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Zealous conservatives appear unlikely to compromise in next Congress

A kinder, gentler, GOP caucus in Congress? Hardly

After November's midterm election, polls found that most Americans wanted their members of Congress to seek compromise — anything to end the gridlock that has plagued Washington. An NBC-Wall Street Journal survey found that even among Republicans, more favor compromise over intransigence. Four years ago, only 27% of GOP voters were in the compromise camp; now 49% are, while just 45% want their legislators to stand firm.

But that message hasn't reached everyone in Washington. As Republicans' internal wrangling on Capitol Hill made clear on Tuesday, House Speaker John A. Boehner's majority is still hamstrung by a knot of zealous conservatives who don't want to yield. And there's no reason to think that will change next year.

The issue on the table is that Congress needs to pass a spending bill by Dec. 11, or the federal government stops working.

Boehner, of Ohio, has already ruled out another government shutdown. The last time the GOP tried that, in 2013, it was an inglorious failure that drove the party's popularity to record lows.

But the Republicans whom Boehner wants to move a spending bill, especially tea party conservatives, are furious at Obama for his decision to allow an estimated 4 million undocumented immigrants to stay in the country without fear of deportation, and they're looking for a way to stop the move from going forward.

On Tuesday, Boehner proposed a way to channel that anger without jeopardizing a budget deal. First, he said, the House could pass a bill declaring Obama's executive action illegal. Then it could approve funding for the government for the next nine months, to avoid a shutdown.

But conservatives weren't having it. The bill declaring Obama's action illegal would only be symbolic, they complained, since it would almost certainly die in the Senate, which still has a Democratic majority until next month. Meanwhile, the spending bill would allow the federal government to carry out the president's orders.

"I don't think you fund any unconstitutional action … not even for the short term," objected Rep. Joe L. Barton (R-Texas). "On principle, we should not compromise."

Outside D.C., conservative zealots were far less polite. On his Red State blog, Erick Erickson denounced "Boehner's two-step plan to do nothing about amnesty," saying the speaker needed some "testicular fortitude."

That left Boehner where he has been a half dozen times before: negotiating with the most conservative members of his own party to try to hold his majority together. After a closed-door meeting in the Capitol in which he tried to sell his plan — and appealed to his members to "be responsible" — the speaker admitted he wasn't there yet.

"We're looking at a variety of options," he said. "No decisions have been made at this point."

What might those options include? The House could pass a bill that funds the government for less than nine months, thus giving Republicans another chance to use the power of the purse early next year. The House could fund most of the government for nine months, but put the Department of Homeland Security, which runs the immigration service, on a shorter leash. And Boehner could even ask Democrats to lend him some votes to keep the government running, although their leader, Nancy Pelosi (D-San Francisco), has said she's not interested in bailing him out.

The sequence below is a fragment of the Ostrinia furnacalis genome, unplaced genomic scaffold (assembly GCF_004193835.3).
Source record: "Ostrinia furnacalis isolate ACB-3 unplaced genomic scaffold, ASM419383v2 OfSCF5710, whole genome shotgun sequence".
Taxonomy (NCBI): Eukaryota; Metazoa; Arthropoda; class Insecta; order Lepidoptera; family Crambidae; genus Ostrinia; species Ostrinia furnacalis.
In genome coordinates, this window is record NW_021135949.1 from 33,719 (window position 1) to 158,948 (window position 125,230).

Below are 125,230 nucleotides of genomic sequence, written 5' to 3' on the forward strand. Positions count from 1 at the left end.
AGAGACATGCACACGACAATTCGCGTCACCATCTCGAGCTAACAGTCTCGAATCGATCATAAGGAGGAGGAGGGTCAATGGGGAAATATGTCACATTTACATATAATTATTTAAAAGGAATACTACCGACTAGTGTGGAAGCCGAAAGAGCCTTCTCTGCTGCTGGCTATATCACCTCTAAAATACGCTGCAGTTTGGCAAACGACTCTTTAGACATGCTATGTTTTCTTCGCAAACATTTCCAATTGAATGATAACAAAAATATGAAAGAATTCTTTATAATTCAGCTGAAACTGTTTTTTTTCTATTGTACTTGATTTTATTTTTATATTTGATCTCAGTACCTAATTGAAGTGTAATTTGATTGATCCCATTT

The moral of the story is this: Last month's election didn't change Congress much, at least in the short run. We're still heading toward the same kind of cliffhanger that we've seen on spending bills for the last three years.

"The Republican Party is still caught up in a struggle between pragmatic conservatives and radicals," noted Norman Ornstein of the American Enterprise Institute. "That hasn't changed."

And the furor over immigration hasn't helped. "The Republican base is now convinced that Barack Obama is trying to hijack the Constitution," Ornstein noted. "How do you turn around and say now we want to work with him?"

There are still optimists who think this is a passing phase, that Republicans, once they have the majority in both houses, will embrace the opportunity to show voters that they can make Washington work again.

"I think it's going to be better," said former Rep. Mickey Edwards, an Oklahoma Republican who has worked on projects to reform Congress for two decades. "I may be a Pollyanna, but I think the lesson of the last election was that the tea party lost. The people who won are conservative, but they are conservatives who want to govern."

Maybe. At least one of those winning conservatives, Rep. Tom Cotton (R-Ark.), who won a Senate seat last month, says he's not ready to back Boehner's proposal. Many of the 41 new Republicans coming to the House next month come from the GOP's tea party wing, not Boehner's pragmatic conservative tradition.

Said Ornstein: "If he's been herding cats until now, just wait until he has to deal with all the feral cats who arrive in January."

doyle.mcmanus@latimes.com

Twitter: @DoyleMcManus

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